Outside Is Overrated
March 31, 2008
Lots of anti-gaming folks have been telling us to put down our controllers and memory cards for a while and look into something called "outside". While the meaning of this directive has been a mystery for far too long, a discussion over at MetaFilter finally figured it all out. Someone by the name of aeschenkarnos has been able to track down a copy of this Outside game and explain just what it's all about.
Traditionally Outside receives extremely high ratings by those who like to see others play it, and these people are in many cases comfortably ensconced Inside themselves. Outside was released many years ago, it was in fact the first massively multiplayer game, and yet it has always managed to avoid the double-edged Retro tag. In its favor, continual user updates have kept Outside current; there are always new things to see and do Outside. Participants are permitted, to some extent, to modify their own areas of Outside, which is a large part of the fun of the game. However it seems that in the end one is modifying Outside largely for the sake of it, and having done it, there is a distinct feeling of "now what?"
In terms of the traditional target age content metrics, Outside is remarkably high in sex, violence and challenges to traditional values, despite the strong child-focused marketing it receives. Many would go so far as to say that for a child to develop the ability to cope with Outside is essential, as long as the harm incurred is not too debilitating. Children injured playing Outside are usually comforted by parents, and soon encouraged to go Outside again; this leads to the conclusion that somehow Outside has escaped any and all of the usual moralizing that surrounds the video gaming industry. One might say that Outside gets a free pass from the Jack Thompsons of this world.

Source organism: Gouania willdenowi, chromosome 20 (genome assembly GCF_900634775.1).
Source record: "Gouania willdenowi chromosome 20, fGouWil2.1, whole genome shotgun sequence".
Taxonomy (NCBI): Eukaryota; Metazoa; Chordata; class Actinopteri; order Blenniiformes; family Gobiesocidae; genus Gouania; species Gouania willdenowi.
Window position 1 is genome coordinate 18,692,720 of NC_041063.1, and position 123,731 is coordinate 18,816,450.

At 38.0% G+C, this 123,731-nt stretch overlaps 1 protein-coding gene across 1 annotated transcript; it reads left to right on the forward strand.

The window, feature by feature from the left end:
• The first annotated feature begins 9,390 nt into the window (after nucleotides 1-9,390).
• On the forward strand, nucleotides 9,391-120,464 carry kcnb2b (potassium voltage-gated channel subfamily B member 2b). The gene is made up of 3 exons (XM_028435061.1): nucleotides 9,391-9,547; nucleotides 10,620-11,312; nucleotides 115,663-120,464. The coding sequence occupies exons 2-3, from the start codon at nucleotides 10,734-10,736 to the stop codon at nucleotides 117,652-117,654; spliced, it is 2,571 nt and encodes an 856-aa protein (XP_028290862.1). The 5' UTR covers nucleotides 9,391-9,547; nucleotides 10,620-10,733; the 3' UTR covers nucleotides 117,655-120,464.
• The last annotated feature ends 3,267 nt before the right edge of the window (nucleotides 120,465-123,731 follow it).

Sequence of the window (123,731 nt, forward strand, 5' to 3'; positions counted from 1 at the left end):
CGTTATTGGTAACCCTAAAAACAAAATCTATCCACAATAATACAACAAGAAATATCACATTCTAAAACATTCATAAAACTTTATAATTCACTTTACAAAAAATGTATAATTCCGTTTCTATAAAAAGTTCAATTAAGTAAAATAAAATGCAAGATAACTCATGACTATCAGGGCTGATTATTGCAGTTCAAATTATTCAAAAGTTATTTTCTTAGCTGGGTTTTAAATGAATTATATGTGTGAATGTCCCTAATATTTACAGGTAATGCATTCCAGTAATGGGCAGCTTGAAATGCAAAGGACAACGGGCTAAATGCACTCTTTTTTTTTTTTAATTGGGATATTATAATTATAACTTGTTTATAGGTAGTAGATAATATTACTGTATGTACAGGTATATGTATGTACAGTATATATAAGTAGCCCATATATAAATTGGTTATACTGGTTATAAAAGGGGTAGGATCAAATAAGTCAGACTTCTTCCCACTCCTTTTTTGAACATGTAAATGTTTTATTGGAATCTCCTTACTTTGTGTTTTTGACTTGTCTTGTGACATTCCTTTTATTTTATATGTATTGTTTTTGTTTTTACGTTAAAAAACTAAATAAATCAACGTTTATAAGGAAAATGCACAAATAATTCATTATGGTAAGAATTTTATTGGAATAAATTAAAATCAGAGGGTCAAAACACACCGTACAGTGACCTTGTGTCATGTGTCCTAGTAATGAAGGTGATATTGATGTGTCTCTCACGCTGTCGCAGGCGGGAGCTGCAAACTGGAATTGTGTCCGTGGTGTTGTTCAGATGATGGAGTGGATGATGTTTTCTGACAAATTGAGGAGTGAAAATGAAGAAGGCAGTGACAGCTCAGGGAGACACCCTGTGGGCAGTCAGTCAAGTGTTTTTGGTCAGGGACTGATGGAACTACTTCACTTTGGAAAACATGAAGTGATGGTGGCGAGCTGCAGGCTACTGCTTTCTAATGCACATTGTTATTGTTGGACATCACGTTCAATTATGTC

That aside, how does Outside actually rate? The physics system is note-perfect (often at the expense of playability), the graphics are beyond comparison, the rendering of objects is absolutely beautiful at any distance, and the player's ability to interact with objects is really limited only by other players' tolerance. The real fundamental problem with the game is that there is nothing to do.
I've tried Outside and while I can see the appeal, it can leave me wanting more. There's far too much level-grinding and a lack of fantastic power-ups. Taking damage actually causes physical pain for some bizarre reason. Too many of the other players tend to be complete jerks, too. I cannot fault the length of the game, however. Do things right and there's enough content in Outside to last a lifetime. It's not always the most exciting or rewarding content, but it's there.
UPDATE 4/7/2008: It's Patch Day! Outside was updated to version 4562365148.1516 this morning.